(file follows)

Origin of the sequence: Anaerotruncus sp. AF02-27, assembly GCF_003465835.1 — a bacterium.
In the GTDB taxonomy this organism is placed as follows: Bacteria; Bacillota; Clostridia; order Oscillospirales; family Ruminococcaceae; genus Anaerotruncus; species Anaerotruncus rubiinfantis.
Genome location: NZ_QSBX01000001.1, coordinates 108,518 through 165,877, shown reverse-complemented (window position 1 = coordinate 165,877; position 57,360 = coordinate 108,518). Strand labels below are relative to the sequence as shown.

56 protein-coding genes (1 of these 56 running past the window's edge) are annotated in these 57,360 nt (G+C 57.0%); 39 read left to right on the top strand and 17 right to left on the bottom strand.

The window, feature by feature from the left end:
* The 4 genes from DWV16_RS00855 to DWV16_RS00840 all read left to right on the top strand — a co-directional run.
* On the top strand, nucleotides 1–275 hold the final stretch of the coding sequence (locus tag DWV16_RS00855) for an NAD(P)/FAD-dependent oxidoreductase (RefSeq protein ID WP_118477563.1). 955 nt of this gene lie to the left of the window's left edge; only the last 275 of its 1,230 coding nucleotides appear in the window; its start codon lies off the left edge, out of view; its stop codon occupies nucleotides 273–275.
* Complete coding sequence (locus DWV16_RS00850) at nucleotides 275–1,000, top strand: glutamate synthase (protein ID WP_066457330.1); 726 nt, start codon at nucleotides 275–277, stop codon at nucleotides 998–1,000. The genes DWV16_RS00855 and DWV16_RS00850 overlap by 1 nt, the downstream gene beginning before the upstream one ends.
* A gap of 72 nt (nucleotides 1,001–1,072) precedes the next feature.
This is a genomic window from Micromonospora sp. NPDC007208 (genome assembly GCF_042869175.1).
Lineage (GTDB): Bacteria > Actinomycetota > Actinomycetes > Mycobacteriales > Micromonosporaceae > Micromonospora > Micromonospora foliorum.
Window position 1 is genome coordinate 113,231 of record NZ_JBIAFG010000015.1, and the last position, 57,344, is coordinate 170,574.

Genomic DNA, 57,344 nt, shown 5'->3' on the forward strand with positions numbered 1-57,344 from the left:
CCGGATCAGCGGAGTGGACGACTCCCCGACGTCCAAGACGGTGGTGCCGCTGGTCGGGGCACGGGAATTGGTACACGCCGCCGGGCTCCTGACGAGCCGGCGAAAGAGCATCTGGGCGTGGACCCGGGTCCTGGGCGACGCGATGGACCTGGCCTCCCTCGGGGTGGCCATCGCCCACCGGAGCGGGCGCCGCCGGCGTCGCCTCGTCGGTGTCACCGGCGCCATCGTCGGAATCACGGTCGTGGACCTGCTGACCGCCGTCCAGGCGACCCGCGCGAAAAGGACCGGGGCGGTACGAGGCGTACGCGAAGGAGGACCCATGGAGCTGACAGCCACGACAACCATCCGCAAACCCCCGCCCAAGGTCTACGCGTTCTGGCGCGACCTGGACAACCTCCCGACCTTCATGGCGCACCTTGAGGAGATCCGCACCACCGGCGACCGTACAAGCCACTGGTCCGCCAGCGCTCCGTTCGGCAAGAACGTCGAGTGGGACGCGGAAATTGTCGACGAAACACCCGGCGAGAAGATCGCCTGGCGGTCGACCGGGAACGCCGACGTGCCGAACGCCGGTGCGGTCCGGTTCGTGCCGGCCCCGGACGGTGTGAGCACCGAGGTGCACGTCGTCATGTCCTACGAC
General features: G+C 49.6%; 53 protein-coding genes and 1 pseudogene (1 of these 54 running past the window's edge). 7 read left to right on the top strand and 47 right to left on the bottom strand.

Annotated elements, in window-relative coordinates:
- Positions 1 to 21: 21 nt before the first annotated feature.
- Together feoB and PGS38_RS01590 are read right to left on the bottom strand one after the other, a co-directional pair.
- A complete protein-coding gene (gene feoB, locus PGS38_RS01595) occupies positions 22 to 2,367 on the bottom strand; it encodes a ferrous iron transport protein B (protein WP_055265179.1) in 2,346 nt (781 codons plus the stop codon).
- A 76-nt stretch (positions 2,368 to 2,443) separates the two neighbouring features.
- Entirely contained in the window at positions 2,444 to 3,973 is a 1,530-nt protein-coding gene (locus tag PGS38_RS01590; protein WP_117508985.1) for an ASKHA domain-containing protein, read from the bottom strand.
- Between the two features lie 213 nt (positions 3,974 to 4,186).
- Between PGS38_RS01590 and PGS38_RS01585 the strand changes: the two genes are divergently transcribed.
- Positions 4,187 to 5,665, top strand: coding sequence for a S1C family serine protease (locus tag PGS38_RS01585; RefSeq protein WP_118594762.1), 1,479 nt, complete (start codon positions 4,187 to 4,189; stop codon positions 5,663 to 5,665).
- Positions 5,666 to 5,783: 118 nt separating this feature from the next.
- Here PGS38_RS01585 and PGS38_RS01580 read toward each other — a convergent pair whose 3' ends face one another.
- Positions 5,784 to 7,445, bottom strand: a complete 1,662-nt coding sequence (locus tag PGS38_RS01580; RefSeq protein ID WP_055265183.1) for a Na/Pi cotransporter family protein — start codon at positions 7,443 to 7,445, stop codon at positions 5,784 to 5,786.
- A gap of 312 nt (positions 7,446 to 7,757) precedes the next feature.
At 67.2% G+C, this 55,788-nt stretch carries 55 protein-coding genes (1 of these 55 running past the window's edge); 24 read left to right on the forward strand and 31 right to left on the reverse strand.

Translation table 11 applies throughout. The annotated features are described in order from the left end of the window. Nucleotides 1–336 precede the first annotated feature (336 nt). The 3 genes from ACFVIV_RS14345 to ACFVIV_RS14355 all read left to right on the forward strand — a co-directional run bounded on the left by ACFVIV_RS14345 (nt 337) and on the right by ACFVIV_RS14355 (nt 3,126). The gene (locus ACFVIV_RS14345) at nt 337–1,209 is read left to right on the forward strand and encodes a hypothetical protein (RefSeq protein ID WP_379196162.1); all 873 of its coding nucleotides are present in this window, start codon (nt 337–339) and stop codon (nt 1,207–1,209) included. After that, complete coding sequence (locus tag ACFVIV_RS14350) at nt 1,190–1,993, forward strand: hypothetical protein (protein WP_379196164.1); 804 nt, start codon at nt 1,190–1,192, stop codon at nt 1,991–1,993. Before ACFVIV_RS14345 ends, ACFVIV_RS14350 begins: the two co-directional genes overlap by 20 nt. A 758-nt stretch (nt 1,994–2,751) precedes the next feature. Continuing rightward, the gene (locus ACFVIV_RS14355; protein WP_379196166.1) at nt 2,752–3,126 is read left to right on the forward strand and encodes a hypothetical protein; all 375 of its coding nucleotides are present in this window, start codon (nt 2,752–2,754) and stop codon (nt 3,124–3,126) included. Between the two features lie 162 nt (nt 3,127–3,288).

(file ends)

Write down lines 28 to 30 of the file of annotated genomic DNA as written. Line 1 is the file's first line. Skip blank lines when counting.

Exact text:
- A gap of 312 nt (positions 7,446 to 7,757) precedes the next feature.
At 67.2% G+C, this 55,788-nt stretch carries 55 protein-coding genes (1 of these 55 running past the window's edge); 24 read left to right on the forward strand and 31 right to left on the reverse strand.

Translation table 11 applies throughout. The annotated features are described in order from the left end of the window. Nucleotides 1–336 precede the first annotated feature (336 nt). The 3 genes from ACFVIV_RS14345 to ACFVIV_RS14355 all read left to right on the forward strand — a co-directional run bounded on the left by ACFVIV_RS14345 (nt 337) and on the right by ACFVIV_RS14355 (nt 3,126). The gene (locus ACFVIV_RS14345) at nt 337–1,209 is read left to right on the forward strand and encodes a hypothetical protein (RefSeq protein ID WP_379196162.1); all 873 of its coding nucleotides are present in this window, start codon (nt 337–339) and stop codon (nt 1,207–1,209) included. After that, complete coding sequence (locus tag ACFVIV_RS14350) at nt 1,190–1,993, forward strand: hypothetical protein (protein WP_379196164.1); 804 nt, start codon at nt 1,190–1,192, stop codon at nt 1,991–1,993. Before ACFVIV_RS14345 ends, ACFVIV_RS14350 begins: the two co-directional genes overlap by 20 nt. A 758-nt stretch (nt 1,994–2,751) precedes the next feature. Continuing rightward, the gene (locus ACFVIV_RS14355; protein WP_379196166.1) at nt 2,752–3,126 is read left to right on the forward strand and encodes a hypothetical protein; all 375 of its coding nucleotides are present in this window, start codon (nt 2,752–2,754) and stop codon (nt 3,124–3,126) included. Between the two features lie 162 nt (nt 3,127–3,288).